Just two SA provinces procured PPE at Treasury's recommended prices: AG

Gauteng and KZN named worst in terms of paying more than market-related prices — and are also said to have accepted substandard PPE

28 May 2021 - 18:06 By nonkululeko njilo
A special auditor-general's report has revealed that seven provinces ordered PPE from suppliers at prices exceeding the maximum price prescribed by the National Treasury. Stock photo.
A special auditor-general's report has revealed that seven provinces ordered PPE from suppliers at prices exceeding the maximum price prescribed by the National Treasury. Stock photo.
Image: 123RF/inlooka

A special auditor-general's report has revealed that seven provinces ordered personal protective equipment (PPE) from suppliers at prices exceeding the maximum price prescribed by the National Treasury.

The AG briefed parliament on the first and second special reports on the financial management of government’s Covid-19 initiative on Friday.

The Eastern Cape, Gauteng, KwaZulu-Natal, the North West, the Northern Cape and the Western Cape were fingered as the culprits, while the Free State and Limpopo were the only ones found to have complied with the market-related prices.

Gauteng and KwaZulu-Natal were named the worst in this regard. The two provinces are said to have also accept substandard PPE.

“When we assessed the awards, submissions and delivery notes in relation to goods delivered, we noticed that no mention was made of the actual specifications that had to be complied with for the goods to be delivered, as required by instruction. 

“In KwaZulu-Natal, PPE of inferior quality was accepted other than those ordered and paid for. In Gauteng, goods were received and paid for by the department that were not the same as the ones specified in the original order documents,” the AG's office said.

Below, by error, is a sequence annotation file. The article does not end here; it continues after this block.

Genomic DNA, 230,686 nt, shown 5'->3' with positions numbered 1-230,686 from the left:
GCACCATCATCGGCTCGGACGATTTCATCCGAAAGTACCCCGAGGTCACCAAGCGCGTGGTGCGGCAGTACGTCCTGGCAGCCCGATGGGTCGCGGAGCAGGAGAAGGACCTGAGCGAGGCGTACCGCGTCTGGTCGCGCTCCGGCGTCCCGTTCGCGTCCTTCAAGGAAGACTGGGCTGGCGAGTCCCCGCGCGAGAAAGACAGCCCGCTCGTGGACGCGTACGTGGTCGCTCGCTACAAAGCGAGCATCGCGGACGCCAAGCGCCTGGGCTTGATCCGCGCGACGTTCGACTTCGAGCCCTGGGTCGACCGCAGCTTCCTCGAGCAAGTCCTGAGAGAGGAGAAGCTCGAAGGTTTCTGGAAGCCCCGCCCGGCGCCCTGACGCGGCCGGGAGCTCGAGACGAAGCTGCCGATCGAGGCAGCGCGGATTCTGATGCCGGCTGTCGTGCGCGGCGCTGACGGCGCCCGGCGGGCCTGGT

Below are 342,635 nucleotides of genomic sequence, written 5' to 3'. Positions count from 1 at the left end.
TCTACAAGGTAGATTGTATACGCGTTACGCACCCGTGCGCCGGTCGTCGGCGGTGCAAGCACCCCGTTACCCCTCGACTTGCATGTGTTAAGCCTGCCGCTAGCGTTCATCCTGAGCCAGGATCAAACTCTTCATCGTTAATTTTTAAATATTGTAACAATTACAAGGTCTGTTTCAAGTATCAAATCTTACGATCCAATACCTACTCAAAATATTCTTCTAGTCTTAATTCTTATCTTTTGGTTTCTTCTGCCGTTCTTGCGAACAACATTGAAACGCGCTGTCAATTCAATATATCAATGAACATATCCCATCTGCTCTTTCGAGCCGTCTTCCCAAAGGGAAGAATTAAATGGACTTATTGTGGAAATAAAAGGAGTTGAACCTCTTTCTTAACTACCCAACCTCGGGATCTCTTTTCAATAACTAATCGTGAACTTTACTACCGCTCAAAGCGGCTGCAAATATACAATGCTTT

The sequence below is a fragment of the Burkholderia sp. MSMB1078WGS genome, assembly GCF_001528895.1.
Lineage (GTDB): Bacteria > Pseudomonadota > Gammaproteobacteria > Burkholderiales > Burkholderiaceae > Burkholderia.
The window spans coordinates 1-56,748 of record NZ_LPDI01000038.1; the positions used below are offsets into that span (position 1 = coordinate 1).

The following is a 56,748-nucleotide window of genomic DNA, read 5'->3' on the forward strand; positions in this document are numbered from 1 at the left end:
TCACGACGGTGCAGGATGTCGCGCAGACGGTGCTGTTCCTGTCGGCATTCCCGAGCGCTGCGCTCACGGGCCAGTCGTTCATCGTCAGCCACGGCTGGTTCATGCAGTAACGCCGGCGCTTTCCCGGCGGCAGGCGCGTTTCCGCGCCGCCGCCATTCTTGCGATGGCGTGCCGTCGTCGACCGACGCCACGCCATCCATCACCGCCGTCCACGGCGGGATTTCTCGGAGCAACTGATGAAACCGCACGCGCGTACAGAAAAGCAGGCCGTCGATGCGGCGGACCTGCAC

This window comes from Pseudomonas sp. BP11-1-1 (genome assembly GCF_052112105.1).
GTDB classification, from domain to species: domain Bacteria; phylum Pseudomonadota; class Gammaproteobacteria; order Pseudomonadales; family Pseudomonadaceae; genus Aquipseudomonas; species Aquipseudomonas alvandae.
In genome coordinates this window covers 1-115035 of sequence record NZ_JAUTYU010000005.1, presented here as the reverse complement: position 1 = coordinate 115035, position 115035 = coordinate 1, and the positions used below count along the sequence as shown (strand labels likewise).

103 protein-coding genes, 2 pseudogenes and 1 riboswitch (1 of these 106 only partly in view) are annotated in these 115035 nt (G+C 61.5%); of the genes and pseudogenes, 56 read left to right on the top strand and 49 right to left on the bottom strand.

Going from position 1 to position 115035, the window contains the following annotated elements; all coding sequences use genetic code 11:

The report further states that the two provinces entered into transactions with suppliers who were not tax compliant at the date of the orders, and that the same price had been paid for smaller units delivered and accepted as those actually ordered.     

Of the seven provinces, four did not provide reasons behind deviation prescripts. These were the Eastern Cape, Gauteng, the Northern Cape and the North West.

While PPE is required to be stored according to certain requirements, the AG said it had been observed that this had not been the case in various facilities across the provinces.

In pictures shown to parliament, sanitiser could be seen stored in locations exposed to the sun and rain. Some of them were damaged due to exposure to direct sunlight and, eventually, quality was compromised.

“We found poor storage practices at 12 bulk storage facilities and 23 healthcare facilities in eight of the nine provinces. At seven of the bulk storage facilities in four of the nine provinces, PPE stock was not always stored securely,” the report said.

In some instances, some items of the PPE received by the healthcare facilities in seven of the nine provinces did not meet the minimum required standards and/or specifications. Limpopo and the Western Cape were the only two provinces not affected by this finding.   

The AG has since recommended the following:

  • Accounting officers must focus on the implementation of robust preventive controls. These preventive controls must be enforced and there should be zero tolerance for transgressions and consequence management in order to affirm accountability; and
  • Departments must investigate unjustifiable awards of contracts fully and hold transgressors accountable. They should also fully disclose such instances as it relates to irregular expenditure and recover potential losses.

The Special Investigating Unit (SIU) is currently probing investigations involving 2,695 PPE procurement contracts valued around R7.6bn.

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